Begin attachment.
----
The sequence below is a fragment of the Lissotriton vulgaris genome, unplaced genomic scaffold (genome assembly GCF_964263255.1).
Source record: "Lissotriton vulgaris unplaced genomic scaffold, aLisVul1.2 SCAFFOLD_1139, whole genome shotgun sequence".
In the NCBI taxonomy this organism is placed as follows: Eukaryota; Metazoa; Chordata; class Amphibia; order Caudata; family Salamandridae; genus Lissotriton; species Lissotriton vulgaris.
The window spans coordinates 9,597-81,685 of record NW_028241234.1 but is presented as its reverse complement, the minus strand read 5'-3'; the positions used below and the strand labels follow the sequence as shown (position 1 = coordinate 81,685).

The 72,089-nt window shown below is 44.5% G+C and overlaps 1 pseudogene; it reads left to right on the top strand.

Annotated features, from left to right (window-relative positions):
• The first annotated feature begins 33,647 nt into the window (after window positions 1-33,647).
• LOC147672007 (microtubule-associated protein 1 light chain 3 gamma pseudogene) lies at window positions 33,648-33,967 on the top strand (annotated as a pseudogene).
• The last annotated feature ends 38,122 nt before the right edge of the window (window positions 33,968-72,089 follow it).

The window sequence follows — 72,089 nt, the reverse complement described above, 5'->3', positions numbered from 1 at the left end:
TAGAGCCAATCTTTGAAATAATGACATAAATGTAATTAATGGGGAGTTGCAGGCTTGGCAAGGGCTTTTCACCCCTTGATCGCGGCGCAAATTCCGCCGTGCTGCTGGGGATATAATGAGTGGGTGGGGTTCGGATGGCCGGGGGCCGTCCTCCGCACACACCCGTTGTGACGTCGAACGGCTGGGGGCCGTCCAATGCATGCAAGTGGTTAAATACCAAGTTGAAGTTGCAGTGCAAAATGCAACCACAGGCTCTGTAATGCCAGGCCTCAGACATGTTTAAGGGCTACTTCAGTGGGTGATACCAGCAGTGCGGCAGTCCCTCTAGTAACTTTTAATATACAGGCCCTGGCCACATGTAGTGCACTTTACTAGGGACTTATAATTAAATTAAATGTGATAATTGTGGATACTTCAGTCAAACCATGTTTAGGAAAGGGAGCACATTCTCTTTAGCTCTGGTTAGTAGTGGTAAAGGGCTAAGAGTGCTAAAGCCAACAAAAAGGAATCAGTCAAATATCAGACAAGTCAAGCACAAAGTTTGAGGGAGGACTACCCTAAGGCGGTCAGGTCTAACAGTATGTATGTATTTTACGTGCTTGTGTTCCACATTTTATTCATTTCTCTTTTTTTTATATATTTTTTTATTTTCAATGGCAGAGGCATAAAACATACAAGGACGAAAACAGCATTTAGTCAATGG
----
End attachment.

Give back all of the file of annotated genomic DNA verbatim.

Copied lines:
The sequence below is a fragment of the Lissotriton vulgaris genome, unplaced genomic scaffold (genome assembly GCF_964263255.1).
Source record: "Lissotriton vulgaris unplaced genomic scaffold, aLisVul1.2 SCAFFOLD_1139, whole genome shotgun sequence".
In the NCBI taxonomy this organism is placed as follows: Eukaryota; Metazoa; Chordata; class Amphibia; order Caudata; family Salamandridae; genus Lissotriton; species Lissotriton vulgaris.
The window spans coordinates 9,597-81,685 of record NW_028241234.1 but is presented as its reverse complement, the minus strand read 5'-3'; the positions used below and the strand labels follow the sequence as shown (position 1 = coordinate 81,685).

The 72,089-nt window shown below is 44.5% G+C and overlaps 1 pseudogene; it reads left to right on the top strand.

Annotated features, from left to right (window-relative positions):
• The first annotated feature begins 33,647 nt into the window (after window positions 1-33,647).
• LOC147672007 (microtubule-associated protein 1 light chain 3 gamma pseudogene) lies at window positions 33,648-33,967 on the top strand (annotated as a pseudogene).
• The last annotated feature ends 38,122 nt before the right edge of the window (window positions 33,968-72,089 follow it).

The window sequence follows — 72,089 nt, the reverse complement described above, 5'->3', positions numbered from 1 at the left end:
TAGAGCCAATCTTTGAAATAATGACATAAATGTAATTAATGGGGAGTTGCAGGCTTGGCAAGGGCTTTTCACCCCTTGATCGCGGCGCAAATTCCGCCGTGCTGCTGGGGATATAATGAGTGGGTGGGGTTCGGATGGCCGGGGGCCGTCCTCCGCACACACCCGTTGTGACGTCGAACGGCTGGGGGCCGTCCAATGCATGCAAGTGGTTAAATACCAAGTTGAAGTTGCAGTGCAAAATGCAACCACAGGCTCTGTAATGCCAGGCCTCAGACATGTTTAAGGGCTACTTCAGTGGGTGATACCAGCAGTGCGGCAGTCCCTCTAGTAACTTTTAATATACAGGCCCTGGCCACATGTAGTGCACTTTACTAGGGACTTATAATTAAATTAAATGTGATAATTGTGGATACTTCAGTCAAACCATGTTTAGGAAAGGGAGCACATTCTCTTTAGCTCTGGTTAGTAGTGGTAAAGGGCTAAGAGTGCTAAAGCCAACAAAAAGGAATCAGTCAAATATCAGACAAGTCAAGCACAAAGTTTGAGGGAGGACTACCCTAAGGCGGTCAGGTCTAACAGTATGTATGTATTTTACGTGCTTGTGTTCCACATTTTATTCATTTCTCTTTTTTTTATATATTTTTTTATTTTCAATGGCAGAGGCATAAAACATACAAGGACGAAAACAGCATTTAGTCAATGG